More Songs about Food and Revolutionary Art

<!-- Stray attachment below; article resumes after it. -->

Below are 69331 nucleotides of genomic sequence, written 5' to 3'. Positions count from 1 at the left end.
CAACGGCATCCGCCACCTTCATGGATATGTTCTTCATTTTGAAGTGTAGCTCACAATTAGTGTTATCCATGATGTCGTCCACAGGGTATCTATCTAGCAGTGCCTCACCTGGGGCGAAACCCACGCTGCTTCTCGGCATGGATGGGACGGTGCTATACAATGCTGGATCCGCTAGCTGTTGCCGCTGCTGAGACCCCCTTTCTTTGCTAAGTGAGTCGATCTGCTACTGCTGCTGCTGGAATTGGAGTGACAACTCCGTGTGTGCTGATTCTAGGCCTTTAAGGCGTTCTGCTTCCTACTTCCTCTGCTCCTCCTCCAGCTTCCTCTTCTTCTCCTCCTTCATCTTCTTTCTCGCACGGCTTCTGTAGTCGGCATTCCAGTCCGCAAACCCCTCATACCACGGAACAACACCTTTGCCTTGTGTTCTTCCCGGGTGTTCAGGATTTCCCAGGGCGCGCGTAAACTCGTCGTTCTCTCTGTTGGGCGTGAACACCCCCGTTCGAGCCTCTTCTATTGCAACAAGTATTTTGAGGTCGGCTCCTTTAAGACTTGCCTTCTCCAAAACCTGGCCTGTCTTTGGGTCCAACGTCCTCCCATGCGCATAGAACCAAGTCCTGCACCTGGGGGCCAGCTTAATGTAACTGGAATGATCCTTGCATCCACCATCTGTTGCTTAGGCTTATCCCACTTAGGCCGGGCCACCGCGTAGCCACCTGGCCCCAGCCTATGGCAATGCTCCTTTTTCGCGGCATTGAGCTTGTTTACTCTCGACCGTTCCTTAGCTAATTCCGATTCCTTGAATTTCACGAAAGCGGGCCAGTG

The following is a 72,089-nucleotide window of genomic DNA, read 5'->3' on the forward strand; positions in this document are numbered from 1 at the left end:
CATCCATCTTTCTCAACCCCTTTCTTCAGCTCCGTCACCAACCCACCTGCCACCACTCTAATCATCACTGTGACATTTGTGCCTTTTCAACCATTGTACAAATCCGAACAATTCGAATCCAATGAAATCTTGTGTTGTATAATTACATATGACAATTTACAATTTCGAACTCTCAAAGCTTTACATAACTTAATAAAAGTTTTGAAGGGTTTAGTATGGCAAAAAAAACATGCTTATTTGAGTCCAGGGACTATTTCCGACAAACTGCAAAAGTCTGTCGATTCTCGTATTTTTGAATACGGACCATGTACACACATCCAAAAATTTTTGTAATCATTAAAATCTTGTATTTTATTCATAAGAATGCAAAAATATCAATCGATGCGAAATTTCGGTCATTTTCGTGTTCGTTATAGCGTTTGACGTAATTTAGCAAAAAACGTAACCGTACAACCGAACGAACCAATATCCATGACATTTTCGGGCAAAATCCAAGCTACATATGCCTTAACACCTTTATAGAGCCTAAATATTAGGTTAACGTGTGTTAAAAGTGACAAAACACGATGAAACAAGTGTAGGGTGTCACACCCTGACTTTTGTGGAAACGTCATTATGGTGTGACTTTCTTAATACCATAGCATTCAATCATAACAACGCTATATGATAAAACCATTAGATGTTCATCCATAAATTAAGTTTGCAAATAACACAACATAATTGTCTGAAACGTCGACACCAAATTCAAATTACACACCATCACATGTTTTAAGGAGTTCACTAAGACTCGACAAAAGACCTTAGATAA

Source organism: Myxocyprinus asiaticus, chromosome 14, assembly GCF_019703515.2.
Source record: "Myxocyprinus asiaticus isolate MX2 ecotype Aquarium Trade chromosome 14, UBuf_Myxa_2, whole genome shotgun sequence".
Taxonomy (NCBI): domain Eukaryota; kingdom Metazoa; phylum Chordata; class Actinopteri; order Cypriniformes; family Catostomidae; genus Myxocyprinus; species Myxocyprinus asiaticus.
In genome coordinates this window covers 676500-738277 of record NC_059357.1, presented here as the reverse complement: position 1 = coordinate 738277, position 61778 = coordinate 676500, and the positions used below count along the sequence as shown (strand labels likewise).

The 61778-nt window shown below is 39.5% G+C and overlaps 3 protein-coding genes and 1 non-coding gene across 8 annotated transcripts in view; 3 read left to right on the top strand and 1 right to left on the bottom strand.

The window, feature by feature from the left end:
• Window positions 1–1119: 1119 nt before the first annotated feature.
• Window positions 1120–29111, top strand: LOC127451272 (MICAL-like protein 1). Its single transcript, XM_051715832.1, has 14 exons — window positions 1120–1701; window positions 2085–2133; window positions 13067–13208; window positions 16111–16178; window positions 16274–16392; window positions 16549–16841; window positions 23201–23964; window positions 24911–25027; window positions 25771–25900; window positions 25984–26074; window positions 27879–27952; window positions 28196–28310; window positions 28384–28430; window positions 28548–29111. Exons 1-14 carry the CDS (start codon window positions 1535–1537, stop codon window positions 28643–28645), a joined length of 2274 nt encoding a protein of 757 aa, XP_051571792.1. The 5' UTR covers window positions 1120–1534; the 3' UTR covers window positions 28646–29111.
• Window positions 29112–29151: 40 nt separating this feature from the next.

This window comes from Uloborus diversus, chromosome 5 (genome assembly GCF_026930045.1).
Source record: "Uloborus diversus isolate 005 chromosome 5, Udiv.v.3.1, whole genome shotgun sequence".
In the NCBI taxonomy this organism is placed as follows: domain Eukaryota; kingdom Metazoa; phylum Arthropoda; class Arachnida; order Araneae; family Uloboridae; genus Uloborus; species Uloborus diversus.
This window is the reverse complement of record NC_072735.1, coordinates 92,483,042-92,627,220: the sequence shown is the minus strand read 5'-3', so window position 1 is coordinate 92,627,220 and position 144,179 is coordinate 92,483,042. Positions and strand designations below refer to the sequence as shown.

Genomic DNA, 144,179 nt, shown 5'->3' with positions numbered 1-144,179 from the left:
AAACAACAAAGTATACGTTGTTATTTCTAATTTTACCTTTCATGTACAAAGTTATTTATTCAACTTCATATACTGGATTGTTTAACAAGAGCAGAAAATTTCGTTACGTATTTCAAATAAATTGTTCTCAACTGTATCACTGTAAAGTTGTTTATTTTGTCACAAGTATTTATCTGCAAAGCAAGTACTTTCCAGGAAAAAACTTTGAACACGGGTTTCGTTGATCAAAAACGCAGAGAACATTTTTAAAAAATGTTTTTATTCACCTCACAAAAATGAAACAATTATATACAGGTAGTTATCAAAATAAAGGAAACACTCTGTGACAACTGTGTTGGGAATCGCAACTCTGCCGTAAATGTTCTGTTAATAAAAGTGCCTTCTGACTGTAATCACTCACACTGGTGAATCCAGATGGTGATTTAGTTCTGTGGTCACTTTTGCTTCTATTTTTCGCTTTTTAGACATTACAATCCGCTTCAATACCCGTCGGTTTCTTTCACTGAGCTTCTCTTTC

It’s hard to talk about 1997’s More Songs About Food and Revolutionary Art without invoking the binaries it so artfully erased: that dance music can’t be both pleasurable and smart, that “high concept” is antithetical to “soul”, that stuff you listen to at parties won’t work at home on headphones. Carl Craig had already pledged himself to stewarding the tradition of Detroit techno (listen to his 1996 album as Paperclip People, The Secret Tapes of Dr. Eich), but Art was more deliberately eclectic, a dance album that strove for the breadth and sprawl of something like, say, Jimi Hendrix’s Electric Ladyland. Challenging and dissonant here (“Food and Art [In the Spirit of Revolution]”), straightforwardly pleasurable there (“Butterfly”), indebted to the gridlike rhythms of classic techno but curious about what happens when you start to pull them apart (“At Les”), Craig not only expanded the vocabulary of techno (much like fellow Detroiters Moodymann and Theo Parrish did for house), but he made space for producers like Ricardo Villalobos, whose music cultivates an almost avant-garde cast without ever leaving the dance floor. The album’s title is a play on Talking Heads’ More Songs About Buildings and Food, but it’s also a statement of purpose: food, revolutionary art—we need (and deserve) both.